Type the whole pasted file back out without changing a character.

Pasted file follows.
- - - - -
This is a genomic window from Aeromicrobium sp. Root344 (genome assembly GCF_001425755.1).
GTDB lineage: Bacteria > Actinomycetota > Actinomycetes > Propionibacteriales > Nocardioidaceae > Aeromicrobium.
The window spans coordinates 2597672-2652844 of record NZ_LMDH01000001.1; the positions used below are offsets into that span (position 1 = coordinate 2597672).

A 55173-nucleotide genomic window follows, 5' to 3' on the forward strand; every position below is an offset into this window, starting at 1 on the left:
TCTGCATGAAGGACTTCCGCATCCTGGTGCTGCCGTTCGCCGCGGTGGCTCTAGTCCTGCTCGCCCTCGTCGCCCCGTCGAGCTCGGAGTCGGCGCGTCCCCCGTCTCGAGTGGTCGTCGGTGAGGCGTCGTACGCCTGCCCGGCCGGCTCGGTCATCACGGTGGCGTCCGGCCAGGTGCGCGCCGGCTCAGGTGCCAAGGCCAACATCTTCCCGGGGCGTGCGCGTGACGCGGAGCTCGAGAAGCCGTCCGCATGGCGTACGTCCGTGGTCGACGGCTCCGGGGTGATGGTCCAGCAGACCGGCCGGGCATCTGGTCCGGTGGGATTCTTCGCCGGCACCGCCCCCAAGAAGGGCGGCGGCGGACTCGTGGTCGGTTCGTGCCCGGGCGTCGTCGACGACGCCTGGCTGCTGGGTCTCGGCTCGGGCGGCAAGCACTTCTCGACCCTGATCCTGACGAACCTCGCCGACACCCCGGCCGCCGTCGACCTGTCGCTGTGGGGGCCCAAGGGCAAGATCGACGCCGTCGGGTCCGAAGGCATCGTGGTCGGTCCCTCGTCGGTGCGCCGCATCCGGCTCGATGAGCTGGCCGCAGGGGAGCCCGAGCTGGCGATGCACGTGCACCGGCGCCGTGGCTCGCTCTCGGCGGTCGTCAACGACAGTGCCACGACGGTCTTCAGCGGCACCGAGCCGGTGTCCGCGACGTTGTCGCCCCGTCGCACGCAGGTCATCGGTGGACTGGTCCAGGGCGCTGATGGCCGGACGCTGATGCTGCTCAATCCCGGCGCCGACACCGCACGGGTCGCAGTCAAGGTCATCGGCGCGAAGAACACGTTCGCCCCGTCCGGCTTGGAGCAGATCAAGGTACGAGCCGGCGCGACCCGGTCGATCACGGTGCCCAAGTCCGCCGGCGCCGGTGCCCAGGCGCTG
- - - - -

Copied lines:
This is a genomic window from Aeromicrobium sp. Root344 (genome assembly GCF_001425755.1).
GTDB lineage: Bacteria > Actinomycetota > Actinomycetes > Propionibacteriales > Nocardioidaceae > Aeromicrobium.
The window spans coordinates 2597672-2652844 of record NZ_LMDH01000001.1; the positions used below are offsets into that span (position 1 = coordinate 2597672).

A 55173-nucleotide genomic window follows, 5' to 3' on the forward strand; every position below is an offset into this window, starting at 1 on the left:
TCTGCATGAAGGACTTCCGCATCCTGGTGCTGCCGTTCGCCGCGGTGGCTCTAGTCCTGCTCGCCCTCGTCGCCCCGTCGAGCTCGGAGTCGGCGCGTCCCCCGTCTCGAGTGGTCGTCGGTGAGGCGTCGTACGCCTGCCCGGCCGGCTCGGTCATCACGGTGGCGTCCGGCCAGGTGCGCGCCGGCTCAGGTGCCAAGGCCAACATCTTCCCGGGGCGTGCGCGTGACGCGGAGCTCGAGAAGCCGTCCGCATGGCGTACGTCCGTGGTCGACGGCTCCGGGGTGATGGTCCAGCAGACCGGCCGGGCATCTGGTCCGGTGGGATTCTTCGCCGGCACCGCCCCCAAGAAGGGCGGCGGCGGACTCGTGGTCGGTTCGTGCCCGGGCGTCGTCGACGACGCCTGGCTGCTGGGTCTCGGCTCGGGCGGCAAGCACTTCTCGACCCTGATCCTGACGAACCTCGCCGACACCCCGGCCGCCGTCGACCTGTCGCTGTGGGGGCCCAAGGGCAAGATCGACGCCGTCGGGTCCGAAGGCATCGTGGTCGGTCCCTCGTCGGTGCGCCGCATCCGGCTCGATGAGCTGGCCGCAGGGGAGCCCGAGCTGGCGATGCACGTGCACCGGCGCCGTGGCTCGCTCTCGGCGGTCGTCAACGACAGTGCCACGACGGTCTTCAGCGGCACCGAGCCGGTGTCCGCGACGTTGTCGCCCCGTCGCACGCAGGTCATCGGTGGACTGGTCCAGGGCGCTGATGGCCGGACGCTGATGCTGCTCAATCCCGGCGCCGACACCGCACGGGTCGCAGTCAAGGTCATCGGCGCGAAGAACACGTTCGCCCCGTCCGGCTTGGAGCAGATCAAGGTACGAGCCGGCGCGACCCGGTCGATCACGGTGCCCAAGTCCGCCGGCGCCGGTGCCCAGGCGCTG